Because there were so many more people interested in Oxford than there were spots, those who arrived later had to be turned away. Unfortunate as it was to have to turn some people away, it was also really encouraging to see such high levels of interest from all types of people. This indicated to us that these buyers want to not only build great houses but also want to take part in setting a new standard for environmental sustainability in Edmonton.

The pre-planning was highly effective; the crowd was eager but patient and registration went smoothly. It was neat to see the process take shape.

November 28 was the third and final step in the process: the Oxford lot draw. This event took place at the Central Lion’s Senior Centre and the auditorium was nearly full with the 200 registered lot-draw hopefuls and their business partners, friends and family. Some studied the neighbourhood maps and specs quietly, while others huddled to discuss what choice they would make if their name was drawn. As the drum containing the name of the registrants was rolled and the names selected one at time, the excitement was noticeable.

After each name was drawn, the successful lot buyer was invited to the front of the auditorium where he or she could choose one of the lots available, and fill out the appropriate paperwork. (Some members of the audience even got cheers when their name was pulled!). A large overhead map indicated which lots were selected so prospective buyers could keep track of which ones remained.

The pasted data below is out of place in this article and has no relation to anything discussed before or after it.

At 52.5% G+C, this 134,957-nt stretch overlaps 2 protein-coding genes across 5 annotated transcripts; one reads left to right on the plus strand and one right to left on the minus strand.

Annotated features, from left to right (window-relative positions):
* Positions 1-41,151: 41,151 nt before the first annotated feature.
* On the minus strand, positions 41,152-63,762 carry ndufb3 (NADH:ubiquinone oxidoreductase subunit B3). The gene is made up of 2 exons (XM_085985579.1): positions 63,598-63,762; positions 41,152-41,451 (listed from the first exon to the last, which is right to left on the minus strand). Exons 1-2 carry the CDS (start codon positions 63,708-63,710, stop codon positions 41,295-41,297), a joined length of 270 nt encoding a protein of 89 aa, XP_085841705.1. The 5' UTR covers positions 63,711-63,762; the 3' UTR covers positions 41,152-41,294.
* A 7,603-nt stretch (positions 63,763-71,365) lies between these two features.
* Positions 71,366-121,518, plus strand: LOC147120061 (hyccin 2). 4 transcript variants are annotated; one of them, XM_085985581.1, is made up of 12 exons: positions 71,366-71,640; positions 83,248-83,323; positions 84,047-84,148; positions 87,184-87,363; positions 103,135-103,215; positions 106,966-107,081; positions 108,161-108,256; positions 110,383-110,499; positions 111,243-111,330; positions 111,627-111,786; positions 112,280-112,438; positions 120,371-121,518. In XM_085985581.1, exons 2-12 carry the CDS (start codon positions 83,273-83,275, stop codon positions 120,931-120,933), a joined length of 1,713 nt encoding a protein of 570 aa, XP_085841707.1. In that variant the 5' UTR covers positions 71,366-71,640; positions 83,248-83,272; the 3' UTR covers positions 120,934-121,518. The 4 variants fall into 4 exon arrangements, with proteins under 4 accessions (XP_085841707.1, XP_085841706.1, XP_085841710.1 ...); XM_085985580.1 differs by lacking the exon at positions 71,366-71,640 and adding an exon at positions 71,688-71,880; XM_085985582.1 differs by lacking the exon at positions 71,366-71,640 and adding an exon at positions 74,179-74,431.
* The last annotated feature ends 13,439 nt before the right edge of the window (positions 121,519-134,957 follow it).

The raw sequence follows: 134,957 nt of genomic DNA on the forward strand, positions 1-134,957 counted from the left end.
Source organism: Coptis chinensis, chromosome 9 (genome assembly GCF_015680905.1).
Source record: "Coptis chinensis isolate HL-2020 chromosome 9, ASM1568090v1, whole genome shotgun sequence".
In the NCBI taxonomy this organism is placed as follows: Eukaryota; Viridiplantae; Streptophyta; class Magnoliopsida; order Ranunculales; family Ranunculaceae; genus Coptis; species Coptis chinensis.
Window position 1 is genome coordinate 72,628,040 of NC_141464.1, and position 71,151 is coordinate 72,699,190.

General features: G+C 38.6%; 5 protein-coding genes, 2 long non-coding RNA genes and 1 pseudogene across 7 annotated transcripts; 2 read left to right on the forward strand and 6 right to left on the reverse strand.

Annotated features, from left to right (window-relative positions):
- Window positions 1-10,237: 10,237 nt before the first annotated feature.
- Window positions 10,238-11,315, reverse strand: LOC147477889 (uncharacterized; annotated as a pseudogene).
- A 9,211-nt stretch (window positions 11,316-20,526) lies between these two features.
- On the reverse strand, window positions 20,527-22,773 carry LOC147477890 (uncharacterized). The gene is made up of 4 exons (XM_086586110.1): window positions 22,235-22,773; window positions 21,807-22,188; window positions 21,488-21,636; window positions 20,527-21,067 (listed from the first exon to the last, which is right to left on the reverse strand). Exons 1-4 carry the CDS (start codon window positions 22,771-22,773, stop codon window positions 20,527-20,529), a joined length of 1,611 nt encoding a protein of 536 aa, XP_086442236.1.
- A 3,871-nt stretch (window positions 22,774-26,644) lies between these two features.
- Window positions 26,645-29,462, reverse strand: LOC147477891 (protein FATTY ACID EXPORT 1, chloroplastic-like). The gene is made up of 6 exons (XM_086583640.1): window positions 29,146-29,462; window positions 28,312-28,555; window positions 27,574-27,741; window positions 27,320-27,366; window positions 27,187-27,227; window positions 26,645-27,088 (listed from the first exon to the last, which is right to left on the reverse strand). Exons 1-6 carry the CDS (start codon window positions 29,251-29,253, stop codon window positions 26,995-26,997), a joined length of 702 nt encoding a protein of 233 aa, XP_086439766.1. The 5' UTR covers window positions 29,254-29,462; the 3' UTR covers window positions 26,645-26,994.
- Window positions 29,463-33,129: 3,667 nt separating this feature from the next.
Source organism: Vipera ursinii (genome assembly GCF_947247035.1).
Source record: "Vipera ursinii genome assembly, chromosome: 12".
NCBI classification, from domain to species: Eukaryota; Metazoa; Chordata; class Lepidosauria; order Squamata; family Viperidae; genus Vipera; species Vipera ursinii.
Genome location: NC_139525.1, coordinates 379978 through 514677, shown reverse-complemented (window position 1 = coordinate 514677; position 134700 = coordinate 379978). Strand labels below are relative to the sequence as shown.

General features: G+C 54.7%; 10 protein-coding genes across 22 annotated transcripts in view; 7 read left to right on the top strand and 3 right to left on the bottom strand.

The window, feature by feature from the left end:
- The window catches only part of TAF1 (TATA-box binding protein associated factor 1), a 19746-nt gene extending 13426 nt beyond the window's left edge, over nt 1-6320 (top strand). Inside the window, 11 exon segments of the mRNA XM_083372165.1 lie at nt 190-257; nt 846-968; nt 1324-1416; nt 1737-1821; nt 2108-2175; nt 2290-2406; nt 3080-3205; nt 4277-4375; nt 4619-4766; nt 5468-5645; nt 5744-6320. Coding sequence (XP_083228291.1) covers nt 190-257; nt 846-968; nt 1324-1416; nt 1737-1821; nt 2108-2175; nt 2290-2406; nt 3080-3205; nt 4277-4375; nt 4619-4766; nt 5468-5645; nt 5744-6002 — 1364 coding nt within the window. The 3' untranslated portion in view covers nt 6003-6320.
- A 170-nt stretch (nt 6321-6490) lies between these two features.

Emcee Bill Covey, Director of Property Sales for Corporate Properties, continued to express his thanks to the crowd throughout the night; for their patience going through the registration process (including the pre-dawn arrivals and that long lineup!), and even more so for their desire to support Oxford’s green building standards. Councillor Kim Krushell also gave a short address to thank the buyers for their interest in creating this new, sustainable neighbourhood.

To many Edmontonians this neighbourhood will be a must-watch. It will serve as an example of City-supported sustainability and will also be a pilot project to see how this standard might be more widely applied throughout the City in the future. And, after seeing the interest these lots generated, it’s easy to imagine the public and the homebuilding industry being enthusiastic participants in that new standard.

Listen to the Edmonton This Week interview on the Oxford Development.

 

 

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About the Author
Victoria Carnaghan
Victoria Carnaghan joined the City in 2012 as a Communications Officer for Sustainable Development, supporting Corporate Properties. Oxford was one of Victoria's first projects with the City and she found it a great example of diverse departments working together to achieve a common goal - in this case, sustainability.
1 Comment
  1. Rommel
    7 years ago

    Way to go Bill (“Buffalo Bill”) Covey!!